Summary

Using an attribute instead of an arcane skill could be worth one or two advances to some characters, or be viewed as a drawback to others. Personally I tend to average it out, and rate it as being worth one advance.

The New Power and Power Points Edges are also worth one advance. Thus if I were creating a variant of Psionics that didn't require an arcane skill, I would probably reduce the number of powers by 1 (reducing the number of Power Points by 5 would also be an option, but I feel that 2 Powers and 10 Power Points is more playable than 3 Powers and 5 Power Points).

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If the psionic powers supposed to be commonplace then it looks fine as is, but if you want it to be rare, then having the powers tied to a skill makes more sense.

I'm not the most well-versed in Savage Worlds, so someone else may chime in to point out if I'm wrong.

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  • \$\begingroup\$ in the middle of that. Good, experienced psionics are really rare and mostly work for the church, but mediocre psionics and especially those with just "a bit" of power are quite common. \$\endgroup\$ – Patta Jul 31 '15 at 13:35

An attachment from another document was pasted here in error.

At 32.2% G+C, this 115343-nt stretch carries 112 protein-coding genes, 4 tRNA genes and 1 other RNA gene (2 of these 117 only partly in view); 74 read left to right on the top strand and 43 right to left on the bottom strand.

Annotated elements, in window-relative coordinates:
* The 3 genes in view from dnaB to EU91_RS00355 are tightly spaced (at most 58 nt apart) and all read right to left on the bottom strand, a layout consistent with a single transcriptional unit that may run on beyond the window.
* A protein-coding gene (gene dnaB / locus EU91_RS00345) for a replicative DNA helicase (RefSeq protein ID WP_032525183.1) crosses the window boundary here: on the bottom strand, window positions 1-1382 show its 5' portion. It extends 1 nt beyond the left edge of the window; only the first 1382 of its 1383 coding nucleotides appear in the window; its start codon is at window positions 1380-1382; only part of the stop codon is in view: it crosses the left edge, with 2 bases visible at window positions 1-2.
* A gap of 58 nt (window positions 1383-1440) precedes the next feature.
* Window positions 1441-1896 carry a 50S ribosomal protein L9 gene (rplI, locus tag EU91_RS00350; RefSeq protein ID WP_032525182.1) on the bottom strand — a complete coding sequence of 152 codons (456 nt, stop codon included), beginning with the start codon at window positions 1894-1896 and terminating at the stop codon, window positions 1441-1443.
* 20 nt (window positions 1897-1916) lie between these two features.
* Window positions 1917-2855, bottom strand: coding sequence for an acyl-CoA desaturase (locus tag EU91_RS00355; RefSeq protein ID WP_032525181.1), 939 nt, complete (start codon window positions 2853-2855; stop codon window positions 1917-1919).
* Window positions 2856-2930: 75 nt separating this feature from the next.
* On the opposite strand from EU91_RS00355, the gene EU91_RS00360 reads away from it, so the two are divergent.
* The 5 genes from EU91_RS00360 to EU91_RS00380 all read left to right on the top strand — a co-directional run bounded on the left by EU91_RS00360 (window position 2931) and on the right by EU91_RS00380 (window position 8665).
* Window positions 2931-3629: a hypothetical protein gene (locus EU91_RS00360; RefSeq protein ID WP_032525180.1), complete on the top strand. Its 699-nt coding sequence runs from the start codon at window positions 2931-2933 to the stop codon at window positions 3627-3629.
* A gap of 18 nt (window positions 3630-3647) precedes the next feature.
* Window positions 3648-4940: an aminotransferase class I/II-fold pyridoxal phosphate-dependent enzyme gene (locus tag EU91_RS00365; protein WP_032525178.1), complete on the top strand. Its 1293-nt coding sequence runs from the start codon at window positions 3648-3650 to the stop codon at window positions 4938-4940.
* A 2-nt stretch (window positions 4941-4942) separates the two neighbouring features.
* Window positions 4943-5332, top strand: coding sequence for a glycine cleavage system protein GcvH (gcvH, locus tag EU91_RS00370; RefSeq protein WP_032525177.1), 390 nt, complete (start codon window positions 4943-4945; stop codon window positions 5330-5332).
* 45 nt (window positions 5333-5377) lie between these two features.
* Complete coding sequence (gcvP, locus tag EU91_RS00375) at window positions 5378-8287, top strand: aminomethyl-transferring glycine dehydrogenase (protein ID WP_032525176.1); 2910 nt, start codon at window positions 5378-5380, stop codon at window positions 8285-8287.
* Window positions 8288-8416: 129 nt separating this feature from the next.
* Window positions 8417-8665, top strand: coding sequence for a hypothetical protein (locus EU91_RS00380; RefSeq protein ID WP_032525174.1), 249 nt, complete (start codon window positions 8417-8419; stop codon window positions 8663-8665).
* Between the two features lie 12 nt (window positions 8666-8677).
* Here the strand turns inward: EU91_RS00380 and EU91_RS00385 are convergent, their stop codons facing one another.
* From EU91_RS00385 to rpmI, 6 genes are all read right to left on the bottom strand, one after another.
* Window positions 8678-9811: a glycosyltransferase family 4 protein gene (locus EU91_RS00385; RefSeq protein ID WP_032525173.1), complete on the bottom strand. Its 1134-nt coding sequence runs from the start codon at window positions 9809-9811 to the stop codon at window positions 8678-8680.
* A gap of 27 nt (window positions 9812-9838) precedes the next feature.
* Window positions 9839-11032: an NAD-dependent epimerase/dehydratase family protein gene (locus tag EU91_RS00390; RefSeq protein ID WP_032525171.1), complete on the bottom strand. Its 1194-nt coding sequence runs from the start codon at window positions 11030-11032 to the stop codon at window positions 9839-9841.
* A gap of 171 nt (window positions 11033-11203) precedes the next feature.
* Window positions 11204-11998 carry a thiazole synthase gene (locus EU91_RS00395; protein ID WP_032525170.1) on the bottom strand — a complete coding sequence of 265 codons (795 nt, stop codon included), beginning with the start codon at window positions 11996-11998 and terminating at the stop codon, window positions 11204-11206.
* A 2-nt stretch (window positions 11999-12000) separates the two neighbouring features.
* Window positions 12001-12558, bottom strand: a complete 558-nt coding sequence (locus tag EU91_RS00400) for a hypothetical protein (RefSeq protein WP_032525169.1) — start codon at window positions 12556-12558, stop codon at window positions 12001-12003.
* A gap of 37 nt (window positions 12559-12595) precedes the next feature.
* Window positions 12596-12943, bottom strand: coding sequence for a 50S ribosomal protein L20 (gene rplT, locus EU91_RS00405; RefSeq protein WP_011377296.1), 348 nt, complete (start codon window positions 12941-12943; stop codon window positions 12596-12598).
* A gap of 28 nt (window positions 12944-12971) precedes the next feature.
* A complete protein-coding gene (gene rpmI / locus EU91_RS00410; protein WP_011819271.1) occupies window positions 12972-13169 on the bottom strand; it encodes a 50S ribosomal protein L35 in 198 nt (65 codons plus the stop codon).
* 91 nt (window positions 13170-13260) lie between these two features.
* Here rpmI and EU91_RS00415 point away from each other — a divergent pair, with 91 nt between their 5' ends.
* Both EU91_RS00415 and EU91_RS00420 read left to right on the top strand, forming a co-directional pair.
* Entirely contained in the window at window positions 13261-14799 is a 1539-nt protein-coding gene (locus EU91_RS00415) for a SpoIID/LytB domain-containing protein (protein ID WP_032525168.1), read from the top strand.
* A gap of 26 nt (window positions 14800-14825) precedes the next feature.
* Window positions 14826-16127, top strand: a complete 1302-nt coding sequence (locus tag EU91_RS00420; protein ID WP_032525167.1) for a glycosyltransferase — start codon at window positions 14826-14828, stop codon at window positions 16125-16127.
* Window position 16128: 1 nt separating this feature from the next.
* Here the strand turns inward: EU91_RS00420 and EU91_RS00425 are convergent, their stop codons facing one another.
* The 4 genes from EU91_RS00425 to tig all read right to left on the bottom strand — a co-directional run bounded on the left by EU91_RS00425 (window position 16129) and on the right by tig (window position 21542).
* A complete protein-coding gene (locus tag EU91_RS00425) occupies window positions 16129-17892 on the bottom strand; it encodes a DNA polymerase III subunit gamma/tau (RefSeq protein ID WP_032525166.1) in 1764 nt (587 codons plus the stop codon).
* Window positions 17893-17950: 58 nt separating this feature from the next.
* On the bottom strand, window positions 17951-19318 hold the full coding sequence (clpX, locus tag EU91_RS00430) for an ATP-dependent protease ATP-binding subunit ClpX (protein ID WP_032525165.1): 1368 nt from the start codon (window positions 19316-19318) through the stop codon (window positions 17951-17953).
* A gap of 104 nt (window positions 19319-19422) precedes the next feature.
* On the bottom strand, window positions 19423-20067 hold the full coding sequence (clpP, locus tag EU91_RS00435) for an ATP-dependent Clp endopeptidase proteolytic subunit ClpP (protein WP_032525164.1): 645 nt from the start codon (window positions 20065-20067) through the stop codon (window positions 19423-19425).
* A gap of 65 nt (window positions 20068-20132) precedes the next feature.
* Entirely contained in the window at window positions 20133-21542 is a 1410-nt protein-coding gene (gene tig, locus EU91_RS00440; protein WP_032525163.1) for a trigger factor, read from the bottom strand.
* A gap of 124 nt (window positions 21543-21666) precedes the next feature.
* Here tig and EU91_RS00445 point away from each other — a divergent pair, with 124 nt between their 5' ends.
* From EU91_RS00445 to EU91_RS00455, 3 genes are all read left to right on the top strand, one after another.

• \$\begingroup\$ Also, I don't think this really answers my question, but I adressed the point of how common they are in my question. \$\endgroup\$ – Patta Jul 31 '15 at 13:37
  • \$\begingroup\$ My answer was to leave it as you have it. \$\endgroup\$ – Parker MacInnis Jul 31 '15 at 13:58
  • \$\begingroup\$ Oh, I understood that, no problem ;) But you only adressed the number of psionics there are, but I asked about the consequences regarding balance and rules. \$\endgroup\$ – Patta Jul 31 '15 at 14:20
  • \$\begingroup\$ Welcome to RPG Stack Exchange! I think that the downvotes to your answer are because those who are more familiar with Savage Worlds don't think that it is correct. Don't worry though, you can always try again. Also, you can get a badge for deleting an answer with a score of -3 or below. Hope that this doesn't discourage you from participating in the future! \$\endgroup\$ – Thunderforge Jul 31 '15 at 16:11